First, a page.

12. Actually manage your money. One of my life’s greatest paradoxes is the effort to build a future for myself all while knowing that it is not guaranteed. There is only one thing that is inevitable in this world and that is the fact that one day we will all die. I struggle a lot with mortality and money plays a weird part in that because one part of me says, “f*ck it, I could die tomorrow!” while the other quietly whispers, “But what if you don’t?” And then I can’t bring myself to buy the thing that I really want (yet another tattoo or some really cool expensive spats) and I’m riddled with “what ifs”. As much as I’d love to live life completely as if I’ll die tomorrow, I’ve been through enough phone calls to Mom and Dad (and Nana and Pawpaw…) to know better. Being financially stable is actually kind of great and relieves a lot of unnecessary stress. Don’t take that for granted.
13. Be soft. Life has not been easy on me. I’m well aware that a good majority of the population has had it much rougher than I, but that doesn’t demean my own personal struggle. I’ve always kind of envied hard people, those made stone from experience, but I’m just not one of them. I will forever see the good in people and I will always do my best to be kind. I’d like to think that though I have some scars that have given me a tough skin, there is still softness to me– that I can still look upon the world and see that there is good and want nothing more than to contribute to it. I jest in my cynicism and any noticeable jadedness is mere facade. I may not be the eternal optimist, but my realistic sensibilities are not passive in nature. I am not hardened by hard times and I hope to never be.
14. Try something new. I really like routine. Change can be a little scary to me. But I always think back to how walking into the UFC Gym for the first time terrified me. Fun fact: I was actually trying to get them to be my client when John suggested I try a class and see what it was all about. I was nervous as he wrapped my hands and barely made it through the hour without puking. But I was hooked and soon enough it became a part of my routine. Then jiu jitsu classes started and I held off, even though all the women said I’d love it. After watching the last season of TUF, I decided it was time to finally step in the cage. 1 hour and I was hooked and now it’s a part of my regular routine. Now I’m gearing up to make the transition to jiu jitsu full time and training in a gi. It still gives me anxiety but now I know that I have to try it, because I’ll be hooked and my life will be better for it. Maybe this year I’ll take up a regular yoga routine, or try a cooking class. The possibilities are endless but stagnation will always scare me more than change.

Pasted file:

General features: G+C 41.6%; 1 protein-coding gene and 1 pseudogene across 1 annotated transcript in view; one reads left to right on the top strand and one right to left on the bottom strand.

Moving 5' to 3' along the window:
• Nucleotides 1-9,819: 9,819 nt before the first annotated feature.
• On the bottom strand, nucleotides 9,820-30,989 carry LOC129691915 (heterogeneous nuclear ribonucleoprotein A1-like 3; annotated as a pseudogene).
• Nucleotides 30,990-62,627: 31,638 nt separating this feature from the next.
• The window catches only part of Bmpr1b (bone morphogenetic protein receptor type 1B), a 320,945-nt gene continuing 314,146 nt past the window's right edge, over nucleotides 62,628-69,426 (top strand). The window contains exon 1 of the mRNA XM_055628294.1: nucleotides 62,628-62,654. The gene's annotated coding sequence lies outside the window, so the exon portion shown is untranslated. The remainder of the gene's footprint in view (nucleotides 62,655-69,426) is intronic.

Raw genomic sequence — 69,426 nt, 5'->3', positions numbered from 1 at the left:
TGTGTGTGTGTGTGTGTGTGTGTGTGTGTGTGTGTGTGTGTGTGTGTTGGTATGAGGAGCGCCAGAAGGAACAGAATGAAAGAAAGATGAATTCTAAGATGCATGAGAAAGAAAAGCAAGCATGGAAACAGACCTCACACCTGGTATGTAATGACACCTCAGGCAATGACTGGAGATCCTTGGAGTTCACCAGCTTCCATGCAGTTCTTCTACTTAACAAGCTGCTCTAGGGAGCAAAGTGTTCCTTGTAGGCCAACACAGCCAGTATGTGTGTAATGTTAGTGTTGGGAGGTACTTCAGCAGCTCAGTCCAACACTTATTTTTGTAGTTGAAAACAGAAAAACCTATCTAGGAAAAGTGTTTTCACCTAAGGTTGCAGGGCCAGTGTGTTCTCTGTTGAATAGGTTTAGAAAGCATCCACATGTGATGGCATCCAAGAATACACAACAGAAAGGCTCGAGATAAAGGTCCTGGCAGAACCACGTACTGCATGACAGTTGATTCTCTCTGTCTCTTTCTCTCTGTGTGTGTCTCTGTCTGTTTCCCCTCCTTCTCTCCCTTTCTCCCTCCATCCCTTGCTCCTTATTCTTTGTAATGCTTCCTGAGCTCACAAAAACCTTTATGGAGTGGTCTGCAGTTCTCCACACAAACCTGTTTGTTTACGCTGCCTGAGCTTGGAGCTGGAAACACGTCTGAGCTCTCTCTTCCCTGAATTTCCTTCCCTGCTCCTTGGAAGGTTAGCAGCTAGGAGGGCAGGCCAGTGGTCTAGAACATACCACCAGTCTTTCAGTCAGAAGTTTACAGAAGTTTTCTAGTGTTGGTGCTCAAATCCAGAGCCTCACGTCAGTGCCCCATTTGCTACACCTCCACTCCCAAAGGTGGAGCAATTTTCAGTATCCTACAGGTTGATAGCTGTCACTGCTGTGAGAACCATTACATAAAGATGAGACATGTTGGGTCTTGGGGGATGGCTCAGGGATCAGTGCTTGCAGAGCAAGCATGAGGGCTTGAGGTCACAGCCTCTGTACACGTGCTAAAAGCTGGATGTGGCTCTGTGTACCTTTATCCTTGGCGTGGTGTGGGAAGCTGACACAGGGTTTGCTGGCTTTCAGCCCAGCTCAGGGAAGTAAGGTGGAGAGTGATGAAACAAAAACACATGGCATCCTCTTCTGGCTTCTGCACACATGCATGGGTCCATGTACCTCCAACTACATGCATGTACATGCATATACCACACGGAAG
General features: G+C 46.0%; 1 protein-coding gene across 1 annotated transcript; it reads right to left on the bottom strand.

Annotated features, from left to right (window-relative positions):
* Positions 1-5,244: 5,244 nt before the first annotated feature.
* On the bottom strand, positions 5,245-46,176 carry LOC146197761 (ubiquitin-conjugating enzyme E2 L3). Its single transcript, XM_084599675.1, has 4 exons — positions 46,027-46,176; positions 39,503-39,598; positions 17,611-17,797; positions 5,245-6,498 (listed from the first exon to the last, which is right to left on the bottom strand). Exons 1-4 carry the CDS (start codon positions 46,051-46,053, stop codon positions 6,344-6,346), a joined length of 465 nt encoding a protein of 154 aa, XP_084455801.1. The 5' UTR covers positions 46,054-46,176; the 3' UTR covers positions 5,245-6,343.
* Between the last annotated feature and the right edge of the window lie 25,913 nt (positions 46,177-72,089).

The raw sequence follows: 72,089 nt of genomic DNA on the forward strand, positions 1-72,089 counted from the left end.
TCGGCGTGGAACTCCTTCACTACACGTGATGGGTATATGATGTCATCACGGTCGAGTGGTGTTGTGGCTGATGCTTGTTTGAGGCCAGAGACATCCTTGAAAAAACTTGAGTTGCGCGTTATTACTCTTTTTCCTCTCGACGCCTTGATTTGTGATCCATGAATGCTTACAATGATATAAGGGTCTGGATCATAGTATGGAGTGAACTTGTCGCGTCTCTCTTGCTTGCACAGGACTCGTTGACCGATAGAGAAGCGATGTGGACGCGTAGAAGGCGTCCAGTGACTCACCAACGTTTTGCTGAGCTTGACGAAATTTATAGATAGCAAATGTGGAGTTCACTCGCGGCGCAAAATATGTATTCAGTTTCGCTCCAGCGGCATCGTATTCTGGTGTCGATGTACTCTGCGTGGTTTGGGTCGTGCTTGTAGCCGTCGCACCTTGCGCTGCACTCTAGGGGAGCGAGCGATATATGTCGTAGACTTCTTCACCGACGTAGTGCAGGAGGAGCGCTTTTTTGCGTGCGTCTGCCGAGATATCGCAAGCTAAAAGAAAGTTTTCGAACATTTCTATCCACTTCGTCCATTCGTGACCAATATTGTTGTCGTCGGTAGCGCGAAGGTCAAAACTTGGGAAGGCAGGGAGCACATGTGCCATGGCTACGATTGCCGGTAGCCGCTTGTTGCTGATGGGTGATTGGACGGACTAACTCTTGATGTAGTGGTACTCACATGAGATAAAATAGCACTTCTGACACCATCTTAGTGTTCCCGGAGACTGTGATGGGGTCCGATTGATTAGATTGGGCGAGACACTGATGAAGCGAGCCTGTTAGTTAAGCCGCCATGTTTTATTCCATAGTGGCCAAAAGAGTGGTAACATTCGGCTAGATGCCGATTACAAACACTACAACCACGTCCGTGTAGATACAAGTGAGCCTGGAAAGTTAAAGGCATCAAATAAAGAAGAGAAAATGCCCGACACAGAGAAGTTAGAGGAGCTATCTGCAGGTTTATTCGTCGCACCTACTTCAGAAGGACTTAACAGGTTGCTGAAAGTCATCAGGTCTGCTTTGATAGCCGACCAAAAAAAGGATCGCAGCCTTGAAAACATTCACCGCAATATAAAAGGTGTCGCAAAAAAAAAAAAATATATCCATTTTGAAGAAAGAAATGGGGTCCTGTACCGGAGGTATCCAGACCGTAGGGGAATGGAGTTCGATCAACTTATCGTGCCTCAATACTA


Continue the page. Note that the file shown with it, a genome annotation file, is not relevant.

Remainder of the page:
15. Listen. I hate small talk. This is probably a part of why I hate dating so much. I’m an open book and I love to discuss the touchy no-no subjects like politics and theology and things I have absolutely no comprehension of because my thirst for knowledge is absolutely insatiable. There are few things I love more than sitting at a low-lit bar (preferably by a fire) with a beer, engaged in deep conversation; it feeds my soul. But I’ve noticed that a lot of people don’t really listen, they’re just waiting their turn to talk. Maybe I read too much Chuck Palahniuk, but I try to be more conscious of it now. I really love to learn about people and get to the root of who they are. Some might think it’s intrusive, but there’s nothing more beautiful than a person in the raw. Maybe it’s my attempt to match them with myself, to strip them down as I am, but listening is a huge part of that. There is little that excites me more than when people are passionate and peeling off the layers of themselves. I get lost in words, and listening is my vessel. Do it often, do it well.
16. Travel. Pretty much everything I read that’s written for twenty-somethings preaches the value of travel, but sometimes their ideas are a little unrealistic for most people (or maybe just me). Not everyone can pack up everything they own and jet half way around the world on some massive Eat Pray Love self-discovery mission. Paradise is all around us, and there’s something seriously magical about exploring your own backyard. Living in Austin may make me biased, because there’s something new to do every weekend and somewhere new to discover all the time, but even the quickest day trip to a place you’ve never been before can ignite that wonder you only get from experiencing something for the first time. I implore everyone to get out of their current surroundings, whether that’s 20 minutes or 20 hours away. No adventure is too small.